As CCAP continues its work developing nationally appropriate mitigation actions (NAMAs), it has become increasing clear that successful implementation requires early integration of both policy initiatives and financial mechanisms. These efforts should be advanced in tandem to ensure that policy actions and financial mechanisms are mutually supportive. In this effort, financial advisers have proven to be essential players in the initial NAMA design process as they help calibrate the best means of mobilizing private sector resources consistent with proposed NAMA policy initiatives.
There are countless examples where policy initiatives designed to stimulate clean energy investments do not result in project implementation due to lack of financing. In one Latin American country, for example, all government buildings of a particular size were required to have an energy audit which in theory should have led to the identification of multiple opportunities for financing energy efficiency projects. However, while hundreds of audits were produced, no projects moved forward because government facility managers could not sign contracts for more than one year, while financeable energy savings contracts usually run from 5-10 years. In some countries, partial credit risk guarantees were established for local bank financing of energy efficiency and renewable energy projects, but the guarantees were never utilized because in spite of their existence the commercial bank lending rates were higher than project developers could afford.
A comprehensive review of existing financial market conditions is a crucial first step in designing a NAMA financial mechanism.
This assessment should include current commercial bank lending terms and conditions such as interest rates, loan maturities, and collateral requirements. It should also review local capital market conditions, as bond financing may offer longer-term maturities than commercial bank loans. Local pension funds are also a potential source of long-term funding, as pension fund managers in several countries are now seeking to diversify their portfolios and make investments in projects that improve the quality of life for their members.
Apart from commercial banks, many countries also have special financial intermediaries or funds dedicated to the financing of local infrastructure and related investments. They may serve as a source of financing and potentially leverage private sector co-financing for NAMA projects without the need to establish new entities. FINDETER in Colombia, BNDES in Brazil, MDFO in the Philippines, and various state development banks in India are good examples. Discussions with these financial institutions should be included in the financial assessment report.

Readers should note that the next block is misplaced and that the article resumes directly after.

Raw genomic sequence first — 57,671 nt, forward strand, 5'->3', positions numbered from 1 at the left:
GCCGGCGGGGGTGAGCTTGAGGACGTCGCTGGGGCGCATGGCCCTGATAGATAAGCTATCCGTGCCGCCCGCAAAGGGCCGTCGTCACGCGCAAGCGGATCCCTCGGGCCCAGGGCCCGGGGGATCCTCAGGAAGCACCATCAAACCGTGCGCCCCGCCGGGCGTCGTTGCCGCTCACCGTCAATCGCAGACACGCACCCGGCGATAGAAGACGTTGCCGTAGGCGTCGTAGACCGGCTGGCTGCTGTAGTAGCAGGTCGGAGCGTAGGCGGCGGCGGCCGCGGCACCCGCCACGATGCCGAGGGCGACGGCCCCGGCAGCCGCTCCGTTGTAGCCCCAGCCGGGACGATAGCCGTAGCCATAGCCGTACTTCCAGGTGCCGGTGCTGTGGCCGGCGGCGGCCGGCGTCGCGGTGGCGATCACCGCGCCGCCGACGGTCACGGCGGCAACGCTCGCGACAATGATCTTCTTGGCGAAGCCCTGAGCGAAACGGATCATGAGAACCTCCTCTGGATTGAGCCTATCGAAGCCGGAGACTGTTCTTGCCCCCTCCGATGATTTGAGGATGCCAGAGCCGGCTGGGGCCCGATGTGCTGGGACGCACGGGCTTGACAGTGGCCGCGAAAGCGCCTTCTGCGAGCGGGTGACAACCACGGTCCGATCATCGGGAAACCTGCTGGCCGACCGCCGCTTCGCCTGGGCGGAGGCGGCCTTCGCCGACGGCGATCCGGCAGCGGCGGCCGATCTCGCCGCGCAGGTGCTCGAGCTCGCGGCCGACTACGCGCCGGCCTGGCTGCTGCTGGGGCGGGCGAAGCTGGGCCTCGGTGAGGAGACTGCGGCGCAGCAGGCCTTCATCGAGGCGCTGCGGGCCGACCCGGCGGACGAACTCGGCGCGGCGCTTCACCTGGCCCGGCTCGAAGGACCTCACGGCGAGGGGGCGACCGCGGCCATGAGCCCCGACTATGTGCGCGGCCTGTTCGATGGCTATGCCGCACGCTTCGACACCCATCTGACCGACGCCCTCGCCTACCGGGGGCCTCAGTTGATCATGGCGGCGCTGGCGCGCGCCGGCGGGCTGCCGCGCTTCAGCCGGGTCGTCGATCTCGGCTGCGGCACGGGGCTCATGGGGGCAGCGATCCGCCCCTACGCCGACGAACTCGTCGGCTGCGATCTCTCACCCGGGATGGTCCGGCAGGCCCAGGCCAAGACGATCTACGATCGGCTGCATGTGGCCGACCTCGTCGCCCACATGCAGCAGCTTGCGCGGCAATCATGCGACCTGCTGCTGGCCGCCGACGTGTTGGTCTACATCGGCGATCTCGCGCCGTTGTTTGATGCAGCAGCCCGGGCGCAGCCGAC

The financial adviser should work closely with host government officials, donors, local financial institutions and the business community on the design of a financial mechanism. CCAP is serving as a facilitator and financial adviser for these consultations through the operation of special working groups. The goal of these working groups is to ultimately produce NAMA financial mechanisms that have host-government support, donor acceptance, and financial credibility.
CCAP has highly qualified legal/financial experts on our team with extensive experience in designing financial programs that successful utilize donor resources to leverage private sector financing of clean energy projects. Within CCAP’s MAIN program, we are currently working with several countries on the design of financial mechanisms in concert with consideration of NAMA policy initiatives. Lessons learned from this process will be posted periodically throughout CCAP’s blog and website.
Brad joins CCAP as a consultant with 25 years of experience in international finance. He currently serves as President of Resource Mobilization Advisors, an international consulting firm dedicated to facilitating private sector financing for local infrastructure projects in emerging markets. Prior to establishing Resource Mobilization Advisors, Brad was a partner in a Wall Street law firm that specialized in project finance.
As a CCAP consultant, Brad is focused on the MAIN initiative, working closely with developing countries to design financial mechanisms and secure funding for nationally appropriate mitigation actions (NAMAs) and sustainable development projects.
Over the past 25 years Brad has assisted dozens of NGOs, including the United Nations Development Programme, Asia-Pacific Economic Cooperation, the U.S. Agency for International Development and the Inter-American Development Bank. His contracts ranged from presenting financing mechanisms for potential carbon credits, to analyzing the framework of municipal finance in Romania. Prior to coming onboard, Brad was under contract with the Asian Development Bank, working to evaluate the legal and regulatory framework for local governments in Thailand in order to recommend modifications to existing laws that facilitated bond offerings.
Brad holds a Juris Doctorate from Georgetown University of Law and a Bachelor of Science from Minnesota State University.